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  1. Padmhasinni T

    July 15, 2020 at 11:55 am

    Could I have the link for your observations on NaradiyaSiksha Music and Date of the text please

  2. Suresh G

    August 5, 2020 at 7:28 am

    Dear sir why sun light is NOT allowed permanently in Garbha Girha – south Indian temples?
    ( except some few moments in some temples)

    is it because its like Womb or allowing sun light will affect the construction/stability of Vimana & supporting walls?
    i want to know the scientific & Spiritual reason for this?

    please reply. Thanks

    • sreenivasaraos

      August 6, 2020 at 4:37 am

      Dear Sri Suresh

      Thank you for the visit; and; for the question.

      The Garbagriha is the very purpose of the temple.

      All the detailed architecture that surrounds it is rather supplementary. A temple may have a very elaborate grandiose series of enclosures filled with most intricate decorative sculptures and pillars etc. However, all that is of no avail in the absence of a small cubical of low roof, with no windows, except for the front opening.

      But, it is here, in this cubical the principle deity resides. The magnificent temple is built in celebration of the glory and splendour of one who sits, virtually hidden, in a small place.

      The layout of the temple follows the principle of progressive movement, in stages, from the gross towards the subtlest. The outer Gopurs are gaudy, filled with the figures of varieties of animals, demons and gods etc. The Mantapas that follow leading towards the sanctum get progressively simpler.

      And, the light coming from outside gets comparatively dimmer; and, ensures that by the time the pilgrim reaches the innermost chamber , the Garbagriha, her/his eyes slowly become accustomed to the darkness.

      Further, the sculpture and carvings at the doors and the vicinity of the Garbagriha are simple, modest and not so exuberant as to distract the attention of the devotee. Absolute quiet is ensured in the vicinity of the sanctum.

      Further, the only light entering into that part of the temple falls on the deity. The oil lamps that illumine the deity enhance the ambiance of serenity and peace.

      This is based on the faith that when a worshiper is in the presence of the divine, there should be nothing to distract his/her senses, including vision. One should only sense the presence of god.

      Symbolically, the devotee’s movement from the outer to the inner reaches of the temple is, at once, physical, psychological and spiritual. At each stage she/ he gradually moves from the gross to the subtle, leaving behind other thoughts and preoccupations. And, finally one is in the immediate presence of the representation of the Supreme Being.

      The entire gamut of the temple architecture simulates the Tantra ideology crystallized in the design and the principle of the Sri Chakra.

      Here, the Sadhaka moves ,step-by-step ,from the outer enclosure of the physical elements towards the innermost enclosure , passing through successive enclosures, symbolizing ascent through various levels of his consciousness . As one proceeds inward from the outermost enclosure the devotee’s thoughts are slowly refined; and the association of ideas is gradually freed from the constraints of conventional reality that normally surround one.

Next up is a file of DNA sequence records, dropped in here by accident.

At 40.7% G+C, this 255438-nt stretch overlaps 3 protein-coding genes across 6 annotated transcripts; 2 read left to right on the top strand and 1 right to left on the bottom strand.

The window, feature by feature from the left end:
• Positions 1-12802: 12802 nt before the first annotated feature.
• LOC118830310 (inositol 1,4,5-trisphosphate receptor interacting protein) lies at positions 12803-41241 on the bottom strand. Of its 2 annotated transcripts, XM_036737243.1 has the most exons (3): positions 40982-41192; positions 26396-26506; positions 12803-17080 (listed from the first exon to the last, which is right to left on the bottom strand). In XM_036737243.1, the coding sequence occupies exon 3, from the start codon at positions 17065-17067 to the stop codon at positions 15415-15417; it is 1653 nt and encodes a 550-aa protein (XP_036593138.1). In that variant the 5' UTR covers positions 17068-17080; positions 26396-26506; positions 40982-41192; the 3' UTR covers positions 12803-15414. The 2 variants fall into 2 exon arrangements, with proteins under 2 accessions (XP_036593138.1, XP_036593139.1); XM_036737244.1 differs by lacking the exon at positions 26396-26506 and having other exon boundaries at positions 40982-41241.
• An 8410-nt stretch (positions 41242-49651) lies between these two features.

And, at the center of Sri Chakra is the Bindu, the almost invisible dimensionless dot representing the energy and the transcendental aspect of the Devi.

      In all its elaborately layered structure, it is this Bindu that alone in reality is the Sri Chakra, symbolizing the Mother Goddess.

      Similar is the case with the structure of the temple.

      Some say; when one is in the presence of the deity seated in the Garbagriha one reaches into ones inner space and is reborn from its womb , transformed by the grace of the Divinity that in the inner most Avarana of the temple, the Garbagriha.


      All this sounds, I agree, highly ethereal. I was just trying restate, in a simple way, what the Texts laid out painstakingly in great detail. I am not sure, the concepts of light, darkness, silence etc., are given any credence in the recently built temples.

      Incidentally, I may mention, many researchers have studied the element of Darkness in religious places. You may, perhaps, be interested in reading one such paper : ’ A Study of Light/Darkness in Sacred Settings’ by Anat Geva and Anuradha Mukherji.

      Click to access ijac20075304.content.pdf

      The authors of this paper also mention

      Another interesting conclusion can be drawn. The reduction level of light quality in the temple also contributes to the thermal comfort in the building.Thick walls, small windows, and reduced light maintain cool and dry conditions for better thermal comfort in the hot humid climate of Southern India

      Thus, the Hindu worshipers are not distracted visually or thermally enabling to focus one’s mind on God.


      The other point you mentioned is also covered here

      Stay safe, healthy and happy

      Cheers and Regards

  3. baanisartpoint

    August 11, 2020 at 11:55 am